GIG HARBOR, Wash. (AP) _ Bobby Adams, a major league infielder during the 1940s and ’50s, died at his home last Thursday. He was 75.
Adams broke into professional baseball in 1939 with Ogden, Utah, of the Pioneer League. From 1946 to 1959, he played with the Cincinnati Reds, Chicago White Sox and Chicago Cubs.
He ended his playing career with the Seattle Rainiers in 1959, then served as secretary of the Association of Professional Baseball Players in 1959 and 1960.
He spent five years with the Cubs coaching staff before the Cubs brought him to Tacoma in 1966 as president of the Tacoma Cubs farm club of the Pacific Coast League. His run in Tacoma ended in 1971, when the team moved to Texas.
LONDON (AP) _ Nora Beloff, the first woman political correspondent in Britain and a journalist famed for her tenacity and unpopular opinions, died Wednesday after a short illness. She was 78.
Ms. Beloff joined Reuters in 1946 and then worked for The Economist magazine in Paris. In 1947, she began a 30-year tenure at The Observer, a national weekly in Britain, as the newspaper’s correspondent in Paris.
She moved to Washington and Moscow in the 1950s and became Britain’s first female political correspondent in 1964. She left the newspaper in 1978.
Later, her work as a free-lance writer led to her arrest in the Soviet Union and her expulsion from the former Yugoslavia.
She wrote five books including ``Tito’s Flawed Legacy″ about Britain’s relationship with Marshal Josip Broz Tito, leader of communist Yugoslavia.
In 1977, she married the Observer’s former sports editor Clifford Makins, who died in 1990.
KIEL, Germany (AP) _ Thies Christophersen, a former Nazi who published literature denying the Holocaust ever happened, died Thursday. He was 79.
Christophersen had been sought for a decade before he was arrested last month. He was released because he was suffering from advanced kidney cancer and was too sick to be jailed.
Christophersen was an SS officer and a guard at the Auschwitz concentration camp in Poland. He published the pamphlet ``The Farming Community,″ extolling his book ``The Auschwitz Lie,″ which denies Germany exterminated millions of Jews during World War II.
Christophersen went to Denmark to avoid charges in Germany of incitement to violence and racial hatred in 1986. Denmark turned down Germany’s requests to extradite Christophersen because he held a Danish residency permit.
But in 1994, protesters forced him out of Denmark. He surfaced in Switzerland in 1995 but was ordered to leave the country.
Ray R. Ehrensberger
COLLEGE PARK, Md. (AP) _ Ray R. Ehrensberger, who founded a military education program at the University of Maryland that later spread to bases around the world, died Friday after suffering a heart attack. He was 92.
Ehrensberger founded the University College program, a part-time student program primarily for the military. He was chairman of the speech department at the university’s College Park campus before being named the first University College dean. In 1970, he became the program’s first chancellor.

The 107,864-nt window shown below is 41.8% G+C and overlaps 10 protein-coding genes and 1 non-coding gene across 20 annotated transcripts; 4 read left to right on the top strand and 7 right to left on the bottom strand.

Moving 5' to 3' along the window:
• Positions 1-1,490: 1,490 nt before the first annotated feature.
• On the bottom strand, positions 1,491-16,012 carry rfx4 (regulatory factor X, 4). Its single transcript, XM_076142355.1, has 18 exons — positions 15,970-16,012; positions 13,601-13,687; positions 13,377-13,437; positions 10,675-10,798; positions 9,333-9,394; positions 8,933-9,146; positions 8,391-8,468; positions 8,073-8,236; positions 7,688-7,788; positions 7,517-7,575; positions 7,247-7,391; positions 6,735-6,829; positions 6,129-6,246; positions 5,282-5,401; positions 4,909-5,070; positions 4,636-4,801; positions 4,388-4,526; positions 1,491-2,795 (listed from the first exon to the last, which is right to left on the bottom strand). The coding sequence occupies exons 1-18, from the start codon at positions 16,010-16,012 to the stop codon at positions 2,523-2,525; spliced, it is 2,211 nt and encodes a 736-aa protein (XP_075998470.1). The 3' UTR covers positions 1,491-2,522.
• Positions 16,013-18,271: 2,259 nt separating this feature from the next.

Ehrensberger retired in 1975, after overseeing the University College’s expansion to military bases around the world. Today, about 70,000 students are enrolled.
Ehrensberger was awarded the military’s highest awards for civilians, including the Air Force Exceptional Service Award, the Army Decoration for Distinguished Civilian Service and a Department of Defense Medal for Distinguished Public Service.
LOS ANGELES (AP) _ Robert Ridgely, an actor whose film credits include ``Philadelphia″ and ``Blazing Saddles,″ died of cancer on Feb. 8. He was 65.
Ridgely played a homophobic lawyer in ``Philadelphia″ and a game show host in ``Melvin and Howard.″ He portrayed Boris the Hangman in ``Blazing Saddles″ and reprised the role in ``Robin Hood: Men in Tights.″
He also appeared in the films ``Fire Down Below,″ ``The Ref″ and ``Beverly Hills Cop II.″
Ridgely also appeared in numerous television shows, including ``Get Smart,″ ``Sea Hunt″ and ``Coach,″ and did voice work in many cartoons and TV commercials.
AUSTIN, Texas (AP) _ Ona Willis, whose only child rose from humble beginnings and personal trials to become Texas Gov. Ann Richards, died Saturday. She was 86.
Born as Texas Iona Warren, she and her husband, pharmaceutical salesman Cecil Willis, both were the children of farmers. They were living in the Waco suburb of Lakeview when their daughter, Dorothy Ann Willis, was born in 1933.
Her daughter, who dropped her first name, was elected governor in 1990.
NEW YORK (AP) _ Chien-Shiung Wu, a physicist who worked on the Manhattan Project and who showed that nature is not symmetrical, died Sunday after suffering a stroke. She was 84.
She was ``one of the giants of physics,″ said Tsung-Dao Lee of Columbia University, where Ms. Wu taught until she retired in 1980.
A native of Shanghai, Ms. Wu came to the United States in 1936, received her doctorate in physics from the University of California at Berkeley, and went on to teach at Smith College and Princeton University.
She joined the research staff at Columbia in 1944 and worked for the Manhattan Project, which led to the development of the atom bomb.
She is best known, however, for her 1956 experiment that disproved the symmetry of the right and left sides in nature. Conducting the test at a government laboratory in Washington, Ms. Wu studied how cobalt emitted electrons and discovered that the movement was not symmetrical. Her book, ``Beta Decay,″ remains the standard reference text on low-energy emission of electrons by decaying atoms.